• Intro to ffmpeg: audio-to-video filters

    by meii

    August 3rd, 2019

    Thanks to the interest of Oddlogic and BFNK in creating an automated way to create visual content based on our music, I took their advice on looking up to ffmpeg. Ffmpeg is "A complete, cross-platform solution to record, convert and stream audio and video", free & open-source. Ffmpeg makes easy and fast to do all kind of manipulations to video and audio.

    Installation steps are here.

    ffmpeg is the audio/video converter. It requires always an input and an output. ffplay is the player included. It only requires an input.

    For ffmpeg the syntax is

    ffmpeg -f lavfi -i INPUT -vf filtername OUTPUT

    For ffplay the syntax is:

    ffplay -f lavfi movie=input.mp4 //to play a video
    ffplay -f lavfi amovie=input.mp4 //to play only audio
    ffplay -f lavfi movie=input.mp4 -vf filter //to add a filter to the video

    We will focus on the audio-to-video capabilities.

    When creating video from audio, we need to duplicate the input so we can add it to the resulting video. A nice example from the dev site is:

    input --> split ---------------------> overlay --> output
                |                             ^
                |[tmp]                  [flip]|
                +-----> crop --> vflip -------+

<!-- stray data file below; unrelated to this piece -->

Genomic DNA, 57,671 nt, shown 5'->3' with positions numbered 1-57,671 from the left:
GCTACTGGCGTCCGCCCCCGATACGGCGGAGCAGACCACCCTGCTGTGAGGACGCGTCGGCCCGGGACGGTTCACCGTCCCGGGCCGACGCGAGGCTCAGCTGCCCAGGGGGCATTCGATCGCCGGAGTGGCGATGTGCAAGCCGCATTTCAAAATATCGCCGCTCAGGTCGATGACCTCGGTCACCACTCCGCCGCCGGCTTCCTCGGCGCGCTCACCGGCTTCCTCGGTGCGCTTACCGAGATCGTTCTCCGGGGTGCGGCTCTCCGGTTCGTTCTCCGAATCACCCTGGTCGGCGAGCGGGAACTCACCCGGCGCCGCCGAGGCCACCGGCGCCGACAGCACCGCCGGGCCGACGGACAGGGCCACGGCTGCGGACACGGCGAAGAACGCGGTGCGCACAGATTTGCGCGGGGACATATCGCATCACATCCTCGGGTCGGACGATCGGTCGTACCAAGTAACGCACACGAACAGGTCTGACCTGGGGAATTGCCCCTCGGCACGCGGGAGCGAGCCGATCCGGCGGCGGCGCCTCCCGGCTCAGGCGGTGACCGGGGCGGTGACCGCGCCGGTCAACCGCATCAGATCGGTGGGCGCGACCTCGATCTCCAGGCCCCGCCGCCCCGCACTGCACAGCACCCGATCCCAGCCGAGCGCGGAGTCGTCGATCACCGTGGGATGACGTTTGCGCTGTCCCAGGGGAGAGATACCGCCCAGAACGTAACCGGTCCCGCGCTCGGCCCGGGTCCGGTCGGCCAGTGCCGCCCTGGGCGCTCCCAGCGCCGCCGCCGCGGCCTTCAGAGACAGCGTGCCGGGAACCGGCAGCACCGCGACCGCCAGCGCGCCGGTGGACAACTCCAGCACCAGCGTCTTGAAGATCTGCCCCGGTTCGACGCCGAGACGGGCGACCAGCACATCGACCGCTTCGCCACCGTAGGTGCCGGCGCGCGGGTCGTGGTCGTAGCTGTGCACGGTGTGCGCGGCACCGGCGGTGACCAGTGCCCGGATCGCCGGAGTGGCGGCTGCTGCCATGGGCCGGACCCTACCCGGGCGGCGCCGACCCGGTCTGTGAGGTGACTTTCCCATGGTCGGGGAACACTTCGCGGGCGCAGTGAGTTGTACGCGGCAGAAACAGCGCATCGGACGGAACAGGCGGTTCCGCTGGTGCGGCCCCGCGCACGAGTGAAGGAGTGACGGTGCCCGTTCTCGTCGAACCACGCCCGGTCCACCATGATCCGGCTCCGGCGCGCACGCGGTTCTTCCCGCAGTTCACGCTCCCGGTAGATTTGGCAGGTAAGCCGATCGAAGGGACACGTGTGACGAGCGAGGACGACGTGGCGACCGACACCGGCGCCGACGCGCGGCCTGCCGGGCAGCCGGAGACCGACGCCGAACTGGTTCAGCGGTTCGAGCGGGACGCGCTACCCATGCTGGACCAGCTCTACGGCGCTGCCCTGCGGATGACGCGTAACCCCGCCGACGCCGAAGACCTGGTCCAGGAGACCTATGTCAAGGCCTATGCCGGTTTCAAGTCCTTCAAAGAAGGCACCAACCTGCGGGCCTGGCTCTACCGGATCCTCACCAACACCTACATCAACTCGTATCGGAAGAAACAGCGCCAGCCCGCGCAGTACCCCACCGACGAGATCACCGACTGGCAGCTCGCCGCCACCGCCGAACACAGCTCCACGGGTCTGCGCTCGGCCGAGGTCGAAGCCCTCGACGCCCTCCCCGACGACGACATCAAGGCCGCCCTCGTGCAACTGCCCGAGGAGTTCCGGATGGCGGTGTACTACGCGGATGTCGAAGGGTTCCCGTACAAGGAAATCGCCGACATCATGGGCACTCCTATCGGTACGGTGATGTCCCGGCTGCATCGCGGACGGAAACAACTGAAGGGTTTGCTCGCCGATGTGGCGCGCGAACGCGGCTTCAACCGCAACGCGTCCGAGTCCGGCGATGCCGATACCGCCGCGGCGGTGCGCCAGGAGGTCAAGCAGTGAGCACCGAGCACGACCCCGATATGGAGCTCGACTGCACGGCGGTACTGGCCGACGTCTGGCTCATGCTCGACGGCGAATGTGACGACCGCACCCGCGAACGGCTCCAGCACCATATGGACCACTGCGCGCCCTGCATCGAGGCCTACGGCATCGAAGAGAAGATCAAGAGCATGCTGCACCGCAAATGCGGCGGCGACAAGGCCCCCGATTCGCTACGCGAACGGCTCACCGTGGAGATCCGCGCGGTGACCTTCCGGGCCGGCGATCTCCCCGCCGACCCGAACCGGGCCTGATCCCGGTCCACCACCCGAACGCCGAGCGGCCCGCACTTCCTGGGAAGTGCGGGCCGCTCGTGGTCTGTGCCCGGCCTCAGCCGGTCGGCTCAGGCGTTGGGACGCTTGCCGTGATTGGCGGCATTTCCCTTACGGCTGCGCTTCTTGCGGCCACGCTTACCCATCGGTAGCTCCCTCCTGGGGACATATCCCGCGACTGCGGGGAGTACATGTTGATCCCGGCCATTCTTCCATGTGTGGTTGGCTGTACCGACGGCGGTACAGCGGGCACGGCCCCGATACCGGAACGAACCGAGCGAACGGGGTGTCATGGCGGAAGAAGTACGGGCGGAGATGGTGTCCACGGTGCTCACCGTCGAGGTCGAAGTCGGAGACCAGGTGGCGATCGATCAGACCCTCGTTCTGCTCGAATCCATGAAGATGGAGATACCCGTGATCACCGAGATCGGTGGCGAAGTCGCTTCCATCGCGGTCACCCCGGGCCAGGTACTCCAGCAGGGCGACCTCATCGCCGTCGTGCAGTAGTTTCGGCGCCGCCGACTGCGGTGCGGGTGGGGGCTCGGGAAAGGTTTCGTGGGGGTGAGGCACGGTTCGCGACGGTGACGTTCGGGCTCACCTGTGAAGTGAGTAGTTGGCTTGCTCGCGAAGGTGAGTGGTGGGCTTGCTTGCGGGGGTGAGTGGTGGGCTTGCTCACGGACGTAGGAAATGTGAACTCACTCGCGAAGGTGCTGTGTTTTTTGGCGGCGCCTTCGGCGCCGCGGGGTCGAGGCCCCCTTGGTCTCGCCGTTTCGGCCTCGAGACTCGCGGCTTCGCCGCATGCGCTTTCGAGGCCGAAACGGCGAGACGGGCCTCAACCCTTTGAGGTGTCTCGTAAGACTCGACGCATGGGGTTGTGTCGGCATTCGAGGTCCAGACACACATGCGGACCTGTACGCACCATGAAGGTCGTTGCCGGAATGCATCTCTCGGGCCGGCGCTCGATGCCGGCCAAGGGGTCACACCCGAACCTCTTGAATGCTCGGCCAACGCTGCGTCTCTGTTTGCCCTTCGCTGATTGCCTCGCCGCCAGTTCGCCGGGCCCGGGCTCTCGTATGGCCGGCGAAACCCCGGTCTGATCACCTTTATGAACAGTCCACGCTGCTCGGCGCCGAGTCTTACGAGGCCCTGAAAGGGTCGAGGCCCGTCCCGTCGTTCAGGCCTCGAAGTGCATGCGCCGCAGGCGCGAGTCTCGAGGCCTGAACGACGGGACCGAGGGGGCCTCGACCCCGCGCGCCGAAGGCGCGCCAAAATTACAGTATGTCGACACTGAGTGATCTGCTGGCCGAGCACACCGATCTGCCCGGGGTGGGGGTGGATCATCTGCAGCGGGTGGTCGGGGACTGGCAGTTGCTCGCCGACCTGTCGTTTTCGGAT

ffmpeg -i INPUT -vf "split [main][tmp]; [tmp] crop=iw:ih/2:0:0, vflip [flip]; [main][flip] overlay=0:H/2" OUTPUT

    So basically you have to split your media and then put them together after processing them. That's all, but it's important to remember when applying more than 1 filter.

    A list of audio-to-video filters:

    -ahistogram

    -aphasemeter

    -avectorscope

    -showcqt

    -showfreqs

    -showspectrum

    -showwaves

    -showvolume

    The one that have the weirdest results imo is avectorscope. But the magic is in the combination of several filters in serie or parallel. For example,

    ffplay -f lavfi 'amovie=input1.wav, asplit [a][out1];[a]avectorscope=m=polar:mirror=x:draw=line:s=600x400:r=60:zoom=5:rc=165:gc=82:bc=0:rf=5:gf=10:bf=15'

    Adding now a filter at the end (mirror effect),

    ffplay -f lavfi 'amovie=input.wav, asplit [a][out1];
    [a]avectorscope=m=polar:mirror=x:draw=line:s=600x400:r=60:zoom=10:rc=165:gc=82:bc=0:rf=5:gf=10:bf=15' -vf "crop=iw/2:ih:0:0,split[left][tmp];[tmp]hflip[right];[left][right] hstack"

    And that is most of it! now it is only a matter of testing new values, filters, etc. Some of the results I've been getting are:

    My main goal here is not to become some serious programmer/databending wizard. I'm not a visual artist and my knowledge and experience in this topic is almost null. But with tools like this I found very exciting and easy to have a visual representation of your own music that you can keep processing and processing for much better results.

    And I think you can do that too!

    Next step would be to start creating some shell scripts to go further in manipulating the parameters. If you are curious and want to do more, check "frei0r" plugins for cool video effects.

    Links: